Xenia Sagesser is on a round-the-world off road adventure – and she’s not sure if there’s an end date.
You’ve probably heard of Xenia and her boyfriend Martin’s blog, XT Adventures, or seen their Instagram posts. The adventurous Swiss couple have been riding around the world for the last two years now, and according to Xenia, they haven’t decided whether there’s a homecoming date in sight…or at all.
So who’s the fearless woman behind XT Adventures, what’s it like to be on an indefinite off road adventure round the world, and what’s Xenia’s recipe for freedom?
We talked to Xenia as she and Martin await for their bikes to arrive in New Zealand.
Tell us a little about yourself!
I’m a 31 year old former IT specialist from Switzerland. The last few years before my big trip I was working as a travel agent though, to do a little something different for a change. Since February 2017, I’m on a long world trip with my boyfriend Martin. We did several short motorbike trips before that but when we left for our RTW adventure, we went East towards Iran, central Asia, China, Pakistan and India. This is my third long trip and for the first time, I am not doing this by myself but with my partner and not as a backpacker, but as a motorbike traveler.
We hear you love riding off-road?
Yeah, I am totally in love with gravel, dirt, sand or forest roads and lucky me, Martin is the same. We try to do as many off road tracks as possible. There are countries where it’s quite easy to do, and others where it was a bit more difficult because of either weather, time or safety reasons, but we both love it!
Is riding RTW difficult?
I don’t think so, but I can imagine that it sounds difficult. Of course it is a bit different than backpacking, where you can always just hop on an airplane if you don’t want to travel anymore, if something happens or if a country with difficult regulations is ahead of you. On a motorcycle, it is always a bit more complicated as there is more paperwork involved as well as different regulations from country to country. I think this was something I was a bit weary of in the beginning, but after some time you get used to it and if something does happen there is always a way to get around it.
A lot of couples fear that a journey like this will either “make it or break it” in terms of the relationship. Would you say they journey has impacted your and Martin’s relationship?
Yeah, traveling with your other half for that long can be quite a challenge, that’s for sure! I’m a very independent woman and I was always traveling by myself before, so for me, it was really important to see if we could handle this. Luckily, Martin is more the type that tags along rather than likes to be involved in planning. He is the calm one that stands back until he is needed (which happens from time to time, haha) and is happy that he does not have to make a lot of decisions. We have been a couple for a little over 4 years before we started but we already knew that we’d work great together as a team.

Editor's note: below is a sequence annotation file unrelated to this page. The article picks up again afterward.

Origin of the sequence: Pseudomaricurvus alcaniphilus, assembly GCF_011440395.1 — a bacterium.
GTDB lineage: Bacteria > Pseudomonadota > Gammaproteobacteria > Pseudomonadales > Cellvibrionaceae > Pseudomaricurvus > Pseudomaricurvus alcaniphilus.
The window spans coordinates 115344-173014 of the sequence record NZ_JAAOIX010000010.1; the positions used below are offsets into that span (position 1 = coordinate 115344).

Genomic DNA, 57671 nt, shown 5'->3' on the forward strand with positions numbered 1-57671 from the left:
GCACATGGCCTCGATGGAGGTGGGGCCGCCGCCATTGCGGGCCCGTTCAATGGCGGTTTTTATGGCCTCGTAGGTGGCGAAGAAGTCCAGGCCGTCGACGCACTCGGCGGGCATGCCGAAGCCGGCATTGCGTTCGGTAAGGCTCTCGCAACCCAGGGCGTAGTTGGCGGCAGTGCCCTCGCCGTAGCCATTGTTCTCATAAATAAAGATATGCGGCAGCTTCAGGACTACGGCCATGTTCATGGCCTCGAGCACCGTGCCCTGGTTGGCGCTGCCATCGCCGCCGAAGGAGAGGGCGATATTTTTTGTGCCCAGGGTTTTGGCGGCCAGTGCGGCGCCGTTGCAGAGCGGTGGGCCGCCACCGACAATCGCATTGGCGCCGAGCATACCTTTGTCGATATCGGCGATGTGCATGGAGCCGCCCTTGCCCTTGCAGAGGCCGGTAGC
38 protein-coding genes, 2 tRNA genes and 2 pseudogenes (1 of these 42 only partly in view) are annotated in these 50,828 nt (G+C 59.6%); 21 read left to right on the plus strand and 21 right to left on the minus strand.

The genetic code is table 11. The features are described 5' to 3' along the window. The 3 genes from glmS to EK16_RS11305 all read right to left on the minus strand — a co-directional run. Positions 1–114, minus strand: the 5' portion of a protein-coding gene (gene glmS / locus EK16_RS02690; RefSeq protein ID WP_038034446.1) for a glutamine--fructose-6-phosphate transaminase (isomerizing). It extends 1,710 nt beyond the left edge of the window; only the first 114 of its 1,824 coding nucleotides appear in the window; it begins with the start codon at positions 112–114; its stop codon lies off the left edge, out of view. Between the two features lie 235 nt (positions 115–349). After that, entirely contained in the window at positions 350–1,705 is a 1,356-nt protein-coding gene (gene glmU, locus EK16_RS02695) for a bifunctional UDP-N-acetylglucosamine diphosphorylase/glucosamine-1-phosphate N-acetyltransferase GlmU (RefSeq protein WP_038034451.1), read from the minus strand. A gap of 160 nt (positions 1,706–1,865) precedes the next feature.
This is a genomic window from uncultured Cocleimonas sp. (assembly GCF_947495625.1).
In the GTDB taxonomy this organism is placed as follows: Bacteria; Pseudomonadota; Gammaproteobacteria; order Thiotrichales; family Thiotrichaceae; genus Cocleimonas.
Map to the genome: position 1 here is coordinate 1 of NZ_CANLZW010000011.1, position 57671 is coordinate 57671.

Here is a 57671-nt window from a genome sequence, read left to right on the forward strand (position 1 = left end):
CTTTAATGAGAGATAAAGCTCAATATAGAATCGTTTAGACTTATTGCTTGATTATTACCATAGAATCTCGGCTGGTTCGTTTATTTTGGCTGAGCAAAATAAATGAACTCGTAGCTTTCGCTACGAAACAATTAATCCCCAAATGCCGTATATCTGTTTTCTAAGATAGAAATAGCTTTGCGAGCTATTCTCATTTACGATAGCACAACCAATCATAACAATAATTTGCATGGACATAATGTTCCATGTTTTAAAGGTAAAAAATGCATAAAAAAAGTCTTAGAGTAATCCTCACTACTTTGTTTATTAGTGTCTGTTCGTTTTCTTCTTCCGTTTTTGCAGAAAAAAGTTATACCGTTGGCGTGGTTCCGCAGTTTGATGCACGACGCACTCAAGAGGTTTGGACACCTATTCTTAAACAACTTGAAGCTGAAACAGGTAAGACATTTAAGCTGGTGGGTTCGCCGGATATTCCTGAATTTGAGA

We are very different and can complement each other very good. After one year of being together 24/7 this is still the case and we are very happy about that! We enjoy being together even if we have our ups and downs like every other couple. The trip brought us even closer together.
What’s the most challenging about riding RTW? What’s the best?
For me as a very organized person, it is sometimes hard to let go. I like to be organized when it comes to visas, paperwork and so on and I had to learn that things don’t always work out like you planned, and that is very challenging for me.
The best is that you learn so much about yourself, the world, your partner (if you do not travel alone), the bike and so many other things. I love learning new things, so I think that is what always took me on those long trips. Being out of your comfort zone becomes your daily life – and that means you’re constantly learning.
So many people assume that riding RTW requires expert level of riding skills, excellent mechanical knowledge, experience, and so on – in other words, that it’s a very daring and complicated challenge. What are your thoughts on this?